Police ‘gang’ intelligence is one of the most damaging examples of this. This intelligence is often poorly-evidenced and discriminatory. Earlier this year, the Met removed a thousand young Black men from its Gangs Matrix because a review found that they posed no or little risk of harm. People can be added to the Matrix based on hearsay evidence, or associations which may simply reflect the fact that someone has grown up in the same neighbourhood and attended the same school as people who are already on the Matrix, or even through being a victim of crime.  

In 2018, research by Amnesty International found that 72% of people flagged for gang-related violence in London were Black. In comparison, 27% of police-recorded perpetrators of serious youth violence were Black. Given these stark disparities, ‘gang’ intelligence should be approached critically.  We should be slow to admit it without knowing what is it based on and the strength of the underlying evidence. 

The same applies to joint enterprise prosecutions, which disproportionately target Black people. An ongoing research project has found that young Black men who are accused of joint enterprise offences stay silent in police interviews because they do not understand the law; do not trust the police; and have been advised to say nothing by their legal representatives. Failure to answer questions can then result in an adverse inference being drawn by a jury on the basis that it would have been reasonable for them to have provided explanations in interview. This risks ignoring the reasons why they might mistrust the police. As advocates, we must recognise this and counter these assumptions, this could be through how we take our clients through evidence in chief, encouraging them to set out this background and proffering an explanation to the jury that they can weigh against drawing that inference. 

Recognising that the courtroom can be an alienating environment 

More than one in ten defendants are Black. In contrast, around 2% of solicitors, 3% of barristers and 4% of magistrates are Black. Most significantly, only 1% of judges are Black. 

The courtroom is an overwhelmingly white, male and middle-class space. It can make court proceedings feel especially hostile. I have often witnessed my clients being told off for behaviour like looking at the ground or having their hands in their pockets. Court is an intimidating environment to most people, on top of this, cultural expectations inform how – for example – defendants are expected to show emotion such as remorse. Defendants who do not conform to these expectations can be denied the court’s empathy.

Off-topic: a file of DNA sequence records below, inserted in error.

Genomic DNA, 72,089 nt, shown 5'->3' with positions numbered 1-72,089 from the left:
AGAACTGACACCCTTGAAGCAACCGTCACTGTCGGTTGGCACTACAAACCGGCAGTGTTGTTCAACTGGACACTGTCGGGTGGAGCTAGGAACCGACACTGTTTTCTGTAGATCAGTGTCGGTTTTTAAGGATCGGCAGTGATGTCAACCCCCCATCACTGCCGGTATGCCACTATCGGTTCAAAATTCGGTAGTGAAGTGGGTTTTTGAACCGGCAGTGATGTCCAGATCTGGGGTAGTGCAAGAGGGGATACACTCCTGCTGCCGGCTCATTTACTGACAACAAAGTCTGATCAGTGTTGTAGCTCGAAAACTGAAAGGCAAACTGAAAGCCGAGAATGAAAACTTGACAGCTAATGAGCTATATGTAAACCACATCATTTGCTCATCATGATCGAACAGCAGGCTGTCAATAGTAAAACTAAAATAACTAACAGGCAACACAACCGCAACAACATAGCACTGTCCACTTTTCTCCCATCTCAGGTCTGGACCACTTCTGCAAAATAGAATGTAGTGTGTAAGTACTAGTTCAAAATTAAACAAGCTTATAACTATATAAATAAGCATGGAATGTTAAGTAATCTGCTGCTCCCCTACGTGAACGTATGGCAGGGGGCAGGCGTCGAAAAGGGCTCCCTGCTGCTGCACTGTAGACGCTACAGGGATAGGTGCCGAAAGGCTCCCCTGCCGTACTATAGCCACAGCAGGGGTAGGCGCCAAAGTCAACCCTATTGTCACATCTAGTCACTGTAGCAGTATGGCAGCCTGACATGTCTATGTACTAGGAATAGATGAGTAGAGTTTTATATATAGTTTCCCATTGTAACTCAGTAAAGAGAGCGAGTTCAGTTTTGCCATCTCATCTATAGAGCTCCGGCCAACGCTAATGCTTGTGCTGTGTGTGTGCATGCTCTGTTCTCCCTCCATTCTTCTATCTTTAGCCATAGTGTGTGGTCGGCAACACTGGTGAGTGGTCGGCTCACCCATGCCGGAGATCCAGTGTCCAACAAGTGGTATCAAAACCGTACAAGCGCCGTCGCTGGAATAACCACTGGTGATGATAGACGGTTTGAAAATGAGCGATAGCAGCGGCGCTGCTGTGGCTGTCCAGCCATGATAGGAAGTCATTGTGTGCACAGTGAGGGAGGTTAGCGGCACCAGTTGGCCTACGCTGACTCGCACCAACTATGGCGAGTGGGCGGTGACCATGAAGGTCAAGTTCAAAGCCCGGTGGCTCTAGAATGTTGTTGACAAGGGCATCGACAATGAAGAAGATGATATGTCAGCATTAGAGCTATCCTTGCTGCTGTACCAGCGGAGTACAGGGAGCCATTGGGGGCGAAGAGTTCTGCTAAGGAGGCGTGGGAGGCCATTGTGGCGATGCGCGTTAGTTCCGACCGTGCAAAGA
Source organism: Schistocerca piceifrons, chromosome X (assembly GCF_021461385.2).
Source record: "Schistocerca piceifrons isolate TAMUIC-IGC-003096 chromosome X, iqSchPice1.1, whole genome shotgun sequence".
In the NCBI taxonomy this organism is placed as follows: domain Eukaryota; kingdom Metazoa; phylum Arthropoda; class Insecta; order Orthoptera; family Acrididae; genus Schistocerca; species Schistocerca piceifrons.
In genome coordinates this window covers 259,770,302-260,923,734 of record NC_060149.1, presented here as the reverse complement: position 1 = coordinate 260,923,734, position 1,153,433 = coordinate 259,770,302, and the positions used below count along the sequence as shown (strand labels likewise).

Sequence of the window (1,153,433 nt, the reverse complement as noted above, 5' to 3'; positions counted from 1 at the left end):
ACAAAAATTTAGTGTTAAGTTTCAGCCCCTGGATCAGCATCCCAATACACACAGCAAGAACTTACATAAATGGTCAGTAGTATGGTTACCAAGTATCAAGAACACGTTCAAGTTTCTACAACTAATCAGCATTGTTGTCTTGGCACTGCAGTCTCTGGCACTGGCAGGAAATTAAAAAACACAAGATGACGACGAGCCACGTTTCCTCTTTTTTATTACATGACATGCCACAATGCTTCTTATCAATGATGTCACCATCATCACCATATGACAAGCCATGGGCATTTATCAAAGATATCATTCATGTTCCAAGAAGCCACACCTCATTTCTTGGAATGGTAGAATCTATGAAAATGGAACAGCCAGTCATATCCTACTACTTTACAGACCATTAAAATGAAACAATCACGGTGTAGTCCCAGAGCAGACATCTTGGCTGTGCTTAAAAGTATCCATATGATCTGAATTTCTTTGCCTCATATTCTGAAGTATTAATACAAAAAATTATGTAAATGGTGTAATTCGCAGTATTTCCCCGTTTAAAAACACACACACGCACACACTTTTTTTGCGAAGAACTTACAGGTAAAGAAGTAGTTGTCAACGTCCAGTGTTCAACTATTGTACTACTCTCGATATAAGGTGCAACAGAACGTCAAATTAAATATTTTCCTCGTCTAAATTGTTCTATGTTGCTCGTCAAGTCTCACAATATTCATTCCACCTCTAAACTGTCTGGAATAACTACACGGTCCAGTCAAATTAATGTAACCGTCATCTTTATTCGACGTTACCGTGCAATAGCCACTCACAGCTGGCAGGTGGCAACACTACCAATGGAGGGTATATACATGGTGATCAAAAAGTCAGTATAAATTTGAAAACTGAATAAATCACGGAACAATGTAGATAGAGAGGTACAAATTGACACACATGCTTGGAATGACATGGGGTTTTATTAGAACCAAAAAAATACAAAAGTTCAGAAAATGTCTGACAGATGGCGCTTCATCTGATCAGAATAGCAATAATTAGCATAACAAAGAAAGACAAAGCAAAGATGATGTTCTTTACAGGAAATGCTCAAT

Court proceedings can be especially alienating for defendants who are marginalised in multiple, intersecting ways. A 2017 report by Agenda, the alliance for women and girls at risk, describes the ‘double disadvantage’ experienced by Black and women in the criminal justice system. The women who participated in Agenda’s research did not feel listened to in court, did not understand the process and felt that sentencing decisions were biased. Lawyers should counteract this by showing that they recognise injustices in the system and by being honest about the limits of their own cultural understanding. 

Abimbola would like to thank Dr Molly Corlett, Legal Project Support Officer at the Howard League for Penal Reform who worked on this article with her.

Making Black lives matter in the criminal justice system
The Howard League’s practical guide for antiracist lawyers can be downloaded online at: howardleague.org/publications/making-black-lives-matter-in-the-criminal-justice-system/.  
Offering clear step-by-step advice and helpful case studies, the guide is designed to support lawyers to be antiracist at each phase of a client’s journey through the system: at the police station, at court and after court. It aims to empower lawyers to openly raise issues of discrimination and racism in their practice, and so to challenge the harsher treatment which their Black clients are likely to experience throughout the criminal justice system.